After being in jail for nearly seven years over trumped-up drug charges filed by the administration of former Philippine president Rodrigo Duterte, former senator Leila de Lima walked free on Monday, November 13.
A local court granted De Lima's petition for bail Monday afternoon. The same court is hearing what remains of three drug charges against her.
After posting bail of ₱300,000 pesos (around ￥812,000 JPY or $5,351 USD), De Lima was allowed to leave the national police custodial center early Monday evening. She held a press conference in a nearby hotel. There she said her lawyers were studying the possibility of filing counter-charges against her persecutors.
She acknowledged that not everything was over since the trial of this last case would continue. However, she vowed to "continue to work hard for my complete vindication."
Targeted for Investigating the Death Squads
De Lima earned Duterte's ire after she investigated the extrajudicial killings in Davao City while Duterte was mayor. She was the also chairperson of the Commission on Human Rights at the time. It was an investigation where no national law enforcers dared to go. Her probe led to digging what was believed to be the mass grave of victims of the death squad allegedly formed and funded by Duterte.
These killings are now part of the crimes against humanity investigation that the International Criminal Court is conducting against Duterte.
Duterte's 'Drug War'
When Duterte became president, he appointed police officers who were believed to have worked with or tolerated the Davao Death Squad to cities and provinces across the country which he considered drug hotspots. The number of drug-related killings spiked in those areas, following patterns previously observed in Davao City.
As a senator, De Lima lost no time condemning the unabated killings. She also initiated a congressional investigation into Duterte's "drug war." During this time, she became the subject of a vicious and misogynist character assassination on social media believed to be the handiwork of Duterte's troll army.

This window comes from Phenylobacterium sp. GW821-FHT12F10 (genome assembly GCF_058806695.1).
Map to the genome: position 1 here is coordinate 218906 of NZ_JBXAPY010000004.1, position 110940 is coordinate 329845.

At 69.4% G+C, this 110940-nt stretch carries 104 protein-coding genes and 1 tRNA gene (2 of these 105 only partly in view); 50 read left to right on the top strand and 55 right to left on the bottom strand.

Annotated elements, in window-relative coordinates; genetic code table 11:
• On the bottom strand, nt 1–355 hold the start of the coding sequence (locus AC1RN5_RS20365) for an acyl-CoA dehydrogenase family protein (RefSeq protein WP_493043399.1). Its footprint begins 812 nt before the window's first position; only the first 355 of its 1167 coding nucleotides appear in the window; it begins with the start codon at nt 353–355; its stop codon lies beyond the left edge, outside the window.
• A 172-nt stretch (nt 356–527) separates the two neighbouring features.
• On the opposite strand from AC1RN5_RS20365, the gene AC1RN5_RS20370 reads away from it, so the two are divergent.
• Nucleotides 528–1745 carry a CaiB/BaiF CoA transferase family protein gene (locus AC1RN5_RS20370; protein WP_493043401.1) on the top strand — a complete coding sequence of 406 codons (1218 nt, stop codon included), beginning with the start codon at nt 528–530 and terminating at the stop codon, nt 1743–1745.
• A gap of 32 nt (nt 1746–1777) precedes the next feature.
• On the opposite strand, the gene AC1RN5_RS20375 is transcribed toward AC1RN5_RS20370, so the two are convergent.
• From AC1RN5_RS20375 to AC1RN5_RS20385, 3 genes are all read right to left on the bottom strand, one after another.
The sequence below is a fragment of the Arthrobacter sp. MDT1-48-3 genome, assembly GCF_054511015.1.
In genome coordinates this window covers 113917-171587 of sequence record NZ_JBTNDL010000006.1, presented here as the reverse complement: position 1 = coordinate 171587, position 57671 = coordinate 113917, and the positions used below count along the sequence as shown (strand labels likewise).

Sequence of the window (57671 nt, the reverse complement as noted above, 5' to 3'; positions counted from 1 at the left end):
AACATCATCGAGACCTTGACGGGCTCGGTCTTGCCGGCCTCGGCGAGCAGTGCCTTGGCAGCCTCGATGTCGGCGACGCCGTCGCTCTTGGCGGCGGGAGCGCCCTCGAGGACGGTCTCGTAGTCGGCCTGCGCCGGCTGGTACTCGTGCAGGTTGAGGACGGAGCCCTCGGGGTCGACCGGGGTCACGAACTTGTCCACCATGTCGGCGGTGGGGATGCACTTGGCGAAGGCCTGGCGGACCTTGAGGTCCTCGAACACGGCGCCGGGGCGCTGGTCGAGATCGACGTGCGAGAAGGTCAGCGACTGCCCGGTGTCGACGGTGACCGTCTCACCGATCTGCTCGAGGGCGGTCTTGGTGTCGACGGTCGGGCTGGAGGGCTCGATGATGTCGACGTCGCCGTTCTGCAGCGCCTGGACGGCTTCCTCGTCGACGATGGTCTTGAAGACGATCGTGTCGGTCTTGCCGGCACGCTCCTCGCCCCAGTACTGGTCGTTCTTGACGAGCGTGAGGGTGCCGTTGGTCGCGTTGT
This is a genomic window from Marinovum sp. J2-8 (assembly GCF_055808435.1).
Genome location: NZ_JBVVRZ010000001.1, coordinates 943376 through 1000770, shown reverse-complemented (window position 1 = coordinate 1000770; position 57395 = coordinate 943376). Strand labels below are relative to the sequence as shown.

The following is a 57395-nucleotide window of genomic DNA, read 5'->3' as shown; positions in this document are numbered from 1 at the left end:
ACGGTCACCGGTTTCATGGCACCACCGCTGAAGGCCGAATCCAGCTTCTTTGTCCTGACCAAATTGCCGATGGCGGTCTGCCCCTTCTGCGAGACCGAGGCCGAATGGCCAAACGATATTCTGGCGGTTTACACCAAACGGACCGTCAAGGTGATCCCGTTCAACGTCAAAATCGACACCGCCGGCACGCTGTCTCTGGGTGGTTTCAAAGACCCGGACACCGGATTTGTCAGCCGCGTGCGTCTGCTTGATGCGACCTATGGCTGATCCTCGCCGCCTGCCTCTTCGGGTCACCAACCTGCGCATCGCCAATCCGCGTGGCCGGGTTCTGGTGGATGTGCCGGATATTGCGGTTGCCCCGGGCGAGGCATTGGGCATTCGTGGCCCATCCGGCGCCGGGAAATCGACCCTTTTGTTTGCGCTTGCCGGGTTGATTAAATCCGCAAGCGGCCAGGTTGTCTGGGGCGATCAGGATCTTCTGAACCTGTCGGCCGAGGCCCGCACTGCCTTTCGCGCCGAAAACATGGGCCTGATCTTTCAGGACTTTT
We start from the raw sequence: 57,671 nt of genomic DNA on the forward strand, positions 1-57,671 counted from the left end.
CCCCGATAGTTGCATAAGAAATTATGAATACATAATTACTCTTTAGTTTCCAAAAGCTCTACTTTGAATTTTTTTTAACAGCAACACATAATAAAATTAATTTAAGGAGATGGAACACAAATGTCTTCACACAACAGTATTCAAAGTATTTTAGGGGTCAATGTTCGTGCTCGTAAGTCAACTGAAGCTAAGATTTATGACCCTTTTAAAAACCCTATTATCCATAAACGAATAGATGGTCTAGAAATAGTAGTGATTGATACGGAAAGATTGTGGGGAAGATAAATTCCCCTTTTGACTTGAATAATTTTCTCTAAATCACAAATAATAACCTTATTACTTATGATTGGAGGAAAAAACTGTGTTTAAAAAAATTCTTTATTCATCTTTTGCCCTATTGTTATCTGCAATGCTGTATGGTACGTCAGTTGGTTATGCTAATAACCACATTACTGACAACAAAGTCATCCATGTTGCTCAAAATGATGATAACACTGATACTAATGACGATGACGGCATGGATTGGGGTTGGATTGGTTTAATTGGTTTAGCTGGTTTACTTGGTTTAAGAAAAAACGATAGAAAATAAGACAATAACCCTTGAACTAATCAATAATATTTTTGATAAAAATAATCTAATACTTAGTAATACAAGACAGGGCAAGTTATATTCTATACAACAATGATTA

De Lima's Trials
Half a year into her six-year term, De Lima surrendered to authorities after local courts swiftly issued arrest warrants based on affidavits by prison officials and convicted drug lords and syndicate heads serving time in the national penitentiary. They accused De Lima of tolerating the drug trade inside the penitentiary in exchange for funds for her senatorial candidacy.
It took years for the trial to start. There were frequent inhibitions as well as changes in judges hearing the three cases. Also, two judges availed themselves of early retirement in the middle of hearing the cases.
During detention, De Lima suffered a mild stroke. She was prevented from attending the law school graduation of her son. Furthermore, she was nearly killed when a terrorist member of Abu Sayyaf held her hostage while he tried to escape detention.
As soon as Duterte was out of power, De Lima's accusers recanted their testimonies one after another. That prompted two separate courts to dismiss the charges against her. In the remaining case, for which she was granted bail Monday, the judge said "the prosecution was not able to discharge its burden of establishing that the guilt of the said accused is strong."
Independent Judiciary Under a New President
On her way out of the court Monday afternoon, De Lima also thanked the government of President Ferdinand Marcos Jr "for respecting the independence of the judiciary."
She also thanked her supporters in Filipino: "To all of you who believed in me, thank you very, very much. You didn't abandon me, you fought for me because I've been fighting for you too."
During her press conference in the evening, she was asked if she had any message for Duterte. De Lima said she would only say, "God forgive him, and God bless him" for now. However, she indicated that she would have a lot to say when all this is over.
The immediate task at hand, she said, is to "rebuild my life, to rebuild my name" after "they ruined my life, they destroyed my reputation."
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Author: JAPAN Forward